Hardening defenses to protect data

Israeli companies are in the forefront of developing systems that guard computer networks against cyberterror attacks.While protecting sensitive online data from hackers and malicious viruses always has concerned most U.S. companies and government agencies, it’s the Israelis who have a …

Israeli companies are in the forefront of developing systems that guard computer networks against cyberterror attacks.While protecting sensitive online data from hackers and malicious viruses always has concerned most U.S. companies and government agencies, it’s the Israelis who have a truly deep sense of security and the technology to enforce it. Several Israeli companies offer online security solutions from stronger firewalls and encryption to Internet application protection.

Since Sept. 11, a serious cyberterrorist attack that could disable U.S. infrastructure seems more realistic and companies find themselves more concerned with online security than ever. According to research firm IDC, network security in the U.S. will grow 24 percent a year between now and 2005. One of the first steps to a secure network is to reinforce the firewalls standing between users and data. But even the strongest firewalls can have gaps. That’s where a product like Whale Communications’ e-Gap Security System comes into play.

Based in Israel with offices in New Jersey, Whale Communications was founded in 1998 with the goal of keeping critical systems offline while still interacting externally. While this might sound like a new idea, it’s based on the traditional way information was downloaded and uploaded before complete connectivity became popular. For example, before networks existed, most military and government information was downloaded from one site onto a disk, inspected, then manually uploaded to another site.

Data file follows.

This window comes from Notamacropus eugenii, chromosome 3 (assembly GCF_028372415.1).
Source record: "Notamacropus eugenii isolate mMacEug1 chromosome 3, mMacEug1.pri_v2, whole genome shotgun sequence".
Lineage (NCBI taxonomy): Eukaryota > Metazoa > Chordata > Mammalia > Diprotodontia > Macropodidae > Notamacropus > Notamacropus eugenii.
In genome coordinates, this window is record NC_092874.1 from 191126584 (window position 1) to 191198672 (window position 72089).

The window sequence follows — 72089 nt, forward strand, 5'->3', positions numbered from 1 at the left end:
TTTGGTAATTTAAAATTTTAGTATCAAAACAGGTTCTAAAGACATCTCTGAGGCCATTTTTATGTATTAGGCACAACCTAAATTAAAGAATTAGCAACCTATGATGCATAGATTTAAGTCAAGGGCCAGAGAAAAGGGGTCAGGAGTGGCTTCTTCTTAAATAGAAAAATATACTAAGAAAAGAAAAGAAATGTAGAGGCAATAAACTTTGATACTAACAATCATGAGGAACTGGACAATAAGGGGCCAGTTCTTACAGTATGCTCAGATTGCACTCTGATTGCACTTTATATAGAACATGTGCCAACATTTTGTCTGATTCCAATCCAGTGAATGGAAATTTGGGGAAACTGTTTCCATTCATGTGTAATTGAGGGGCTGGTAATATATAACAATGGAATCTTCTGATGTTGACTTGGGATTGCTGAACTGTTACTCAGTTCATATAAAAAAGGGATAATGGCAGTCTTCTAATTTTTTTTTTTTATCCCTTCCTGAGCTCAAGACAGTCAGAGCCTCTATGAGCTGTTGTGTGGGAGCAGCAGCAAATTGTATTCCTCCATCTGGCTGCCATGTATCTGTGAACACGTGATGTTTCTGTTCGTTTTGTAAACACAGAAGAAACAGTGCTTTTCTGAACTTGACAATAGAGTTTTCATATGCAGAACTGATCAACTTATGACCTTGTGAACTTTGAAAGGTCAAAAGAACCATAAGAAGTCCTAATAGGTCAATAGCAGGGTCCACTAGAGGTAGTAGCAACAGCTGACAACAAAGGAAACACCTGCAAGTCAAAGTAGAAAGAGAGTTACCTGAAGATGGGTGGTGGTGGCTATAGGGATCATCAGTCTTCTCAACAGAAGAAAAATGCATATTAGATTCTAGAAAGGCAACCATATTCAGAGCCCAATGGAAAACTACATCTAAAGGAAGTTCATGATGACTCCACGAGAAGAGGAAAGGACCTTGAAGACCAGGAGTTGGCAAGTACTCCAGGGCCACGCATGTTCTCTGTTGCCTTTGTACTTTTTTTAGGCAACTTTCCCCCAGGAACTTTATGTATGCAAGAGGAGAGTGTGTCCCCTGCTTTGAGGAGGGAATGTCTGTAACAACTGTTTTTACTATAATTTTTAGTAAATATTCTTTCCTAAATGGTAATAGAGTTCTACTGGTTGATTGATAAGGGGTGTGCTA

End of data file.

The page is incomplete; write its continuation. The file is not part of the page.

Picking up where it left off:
“We took this concept and ‘high-teched it,’” says Elad Baron, Whale Communications chief executive officer.

Whale’s product suite is called the e-Gap system and includes protection for networks, web applications and e-mail. It’s the e-Gap Network Separator that allows the secure, real-time transfer of data between disconnected networks. It works using two servers, one connected to the Internet and one to the secure network. The e-Gap system receives data from one source and transfers it to the other, but only after disconnecting from the memory device first. The e-Gap system makes this once manual process happen thousands of times per second, Baron says.

E-Gap plugs up the holes other protection measures – like encryption and firewalls – leave open. With encryption, everything is hidden, including hackers’ activities. Firewalls are either open or closed. When they’re open, saboteurs can see inside as clearly as administrators can see outside. When they’re closed, users can’t access needed applications. Since Sept. 11, the inclination is to keep the gates closed, Baron says.

“A year ago, the question was, ‘What is the worst that could happen?’ Now, you don’t hear those kinds of things,” he says. “The assumption is that there are people who do have different interests than you.”

In Israel, companies and government agencies have existed with the reality of cyberterrorism for so long that “you almost get used to it,” says Baron. In the U.S., many organizations are just beginning to get serious about online security. While how much and what data to protect is up to the organization, performing a risk assessment is the first step – and realizing it may take some time to ensure systems are truly safeguarded.

“There are no magic solutions,” says Baron. “You can’t put the network in a black box and suddenly all the mistakes the programmer made are solved.”